She was my go-to person all my life. And my vision clouds over with tears. I want to sit in her lap and hear her say, "No matter how big you get, you'll always be my baby." 

But she's in Heaven, and I'm here.




Father, I feel an incredible emptiness in my heart and head. Do you hear me? Do you understand? What can I do?

And I hear my Father say, "Shelli Ann, come sit with me."

My knees cap the ground.

"You've been a Martha far too long, trying to avoid feeling. Staying busy to avoid feeling. It's time for you to be a Mary. Come sit at my feet. Remain here. And feel. Cry. Want me. Long for me. Let me be your go-to person. I'm the only one who has ever filled that emptiness in your life, in your heart."

My hands touch His knees, and my tears drip to His feet. I wipe the dampness on His feet with the only thing I possess--my hair. My focus returns to His face.

"Don't you see? You're missing me. Come to me. See and feel everything about me. Because no matter how big you get, you'll always be my baby."


~~~

Do you become a Martha when you hurt? Do you stay busy to avoid feeling? Do you ever hear the Father's reminder to become a Mary?



Dear Mary


One sitting at those precious feet
That will never be taken away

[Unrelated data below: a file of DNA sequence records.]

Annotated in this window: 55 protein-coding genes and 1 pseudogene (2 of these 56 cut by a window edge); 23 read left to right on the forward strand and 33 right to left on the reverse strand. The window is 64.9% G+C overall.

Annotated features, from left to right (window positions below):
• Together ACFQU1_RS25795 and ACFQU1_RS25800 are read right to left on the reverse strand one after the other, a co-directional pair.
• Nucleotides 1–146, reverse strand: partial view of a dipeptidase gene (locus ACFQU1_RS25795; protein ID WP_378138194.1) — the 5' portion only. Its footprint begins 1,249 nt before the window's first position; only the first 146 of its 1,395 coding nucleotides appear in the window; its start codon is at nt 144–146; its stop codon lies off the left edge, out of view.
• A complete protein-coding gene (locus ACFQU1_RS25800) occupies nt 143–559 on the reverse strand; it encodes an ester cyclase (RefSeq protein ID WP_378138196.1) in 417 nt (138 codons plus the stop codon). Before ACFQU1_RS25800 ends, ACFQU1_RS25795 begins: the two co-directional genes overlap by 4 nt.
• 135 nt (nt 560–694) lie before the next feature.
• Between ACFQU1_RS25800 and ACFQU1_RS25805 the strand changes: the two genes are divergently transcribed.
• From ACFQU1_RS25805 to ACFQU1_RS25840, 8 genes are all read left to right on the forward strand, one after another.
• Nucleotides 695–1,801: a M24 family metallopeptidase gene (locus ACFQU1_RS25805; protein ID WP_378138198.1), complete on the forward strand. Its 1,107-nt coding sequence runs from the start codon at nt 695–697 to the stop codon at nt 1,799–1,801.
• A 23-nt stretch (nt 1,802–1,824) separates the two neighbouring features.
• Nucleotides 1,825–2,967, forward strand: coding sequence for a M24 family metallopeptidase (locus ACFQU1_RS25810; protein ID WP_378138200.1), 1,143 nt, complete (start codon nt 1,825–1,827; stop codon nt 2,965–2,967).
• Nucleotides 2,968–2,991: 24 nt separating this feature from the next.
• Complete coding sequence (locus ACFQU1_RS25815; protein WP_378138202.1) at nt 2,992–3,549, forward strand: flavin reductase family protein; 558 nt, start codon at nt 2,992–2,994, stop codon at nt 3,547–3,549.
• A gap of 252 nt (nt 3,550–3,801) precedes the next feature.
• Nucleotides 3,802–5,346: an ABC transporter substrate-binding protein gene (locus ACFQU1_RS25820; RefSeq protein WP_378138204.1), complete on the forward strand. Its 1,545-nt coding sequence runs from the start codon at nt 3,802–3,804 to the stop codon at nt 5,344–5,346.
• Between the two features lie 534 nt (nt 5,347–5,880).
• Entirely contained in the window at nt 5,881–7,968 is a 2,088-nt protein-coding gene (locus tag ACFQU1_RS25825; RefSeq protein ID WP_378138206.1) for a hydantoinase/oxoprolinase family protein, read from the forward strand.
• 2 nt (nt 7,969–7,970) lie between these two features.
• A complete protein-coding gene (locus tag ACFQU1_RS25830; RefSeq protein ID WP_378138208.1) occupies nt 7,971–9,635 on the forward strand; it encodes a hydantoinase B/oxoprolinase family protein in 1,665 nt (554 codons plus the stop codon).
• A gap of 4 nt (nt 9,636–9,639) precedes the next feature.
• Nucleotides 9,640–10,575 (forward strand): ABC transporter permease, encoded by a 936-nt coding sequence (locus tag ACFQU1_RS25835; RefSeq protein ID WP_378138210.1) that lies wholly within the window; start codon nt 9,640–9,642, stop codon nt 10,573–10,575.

One complaining, "Tell her to help me"
But at Jesus' feet you did stay.
You saw He raised your brother
Surely heard water turned to wine
You would saturate the feet of Jesus
There was no perfume too fine.
You sat at the feet of Jesus, Mary
The distractions weren't a care
You poured the oil on His precious feet
And wiped them with your hair.
When a dinner was given in Jesus' honor
You let Him graciously pick up the bill
When others would scold, He said, "Leave her alone"
And your house He did fragrantly fill.
Mary, Mary, you chose the best
As Jesus would lovingly side
Because you knew in your heart, Dear Mary
Jesus would always provide.
- by Shelli Littleton (copyright 2013)


Dear Martha

One sitting at those precious feet
Listening to Jesus sharing
One is steadily working
Accusing Him of not caring.
You saw He raised your brother
Surely heard water turned to wine
Saturate the feet of Jesus, Martha
Is there a perfume too fine?
Sit at the feet of Jesus, Martha
The distractions will be okay
Emulate Mary; do the best thing
"It will not be taken away."
When giving a dinner in Jesus' honor
Let Him graciously pick up the bill
Take off those shoes; recline with Him
And your house He will fragrantly fill.
"Martha, Martha, 'Only one thing is needed,'"
Jesus would lovingly chide
Didn't you know by now, Dear Martha
That Jesus would always provide?
- by Shelli Littleton (copyright 2013)

Tuesday, May 10, 2016

Reflecting the Light from Above -- A Repost in Honor of Mother's Day


Her fingernails and toenails had all been soaked and clipped, and the pink on her toenails reflected the light from above. Satisfaction seeped from my soul.

"Ma-Maw, it's time to wash your hair." I smiled, encouragingly nodded. The long, frayed ends of gray hair were not her normal. No, she'd kept her hair short and tidy for as long as I could remember. I have one picture of her with longer hair, when she was 26.




"No. I don't need it washed," she said emphatically.  

"Please," I pleaded.

"Okay." The defeat in her voice broke my heart.

I had already set the kitchen table with my necessitieswarm water, shampoo, towels. I'd have to work quickly.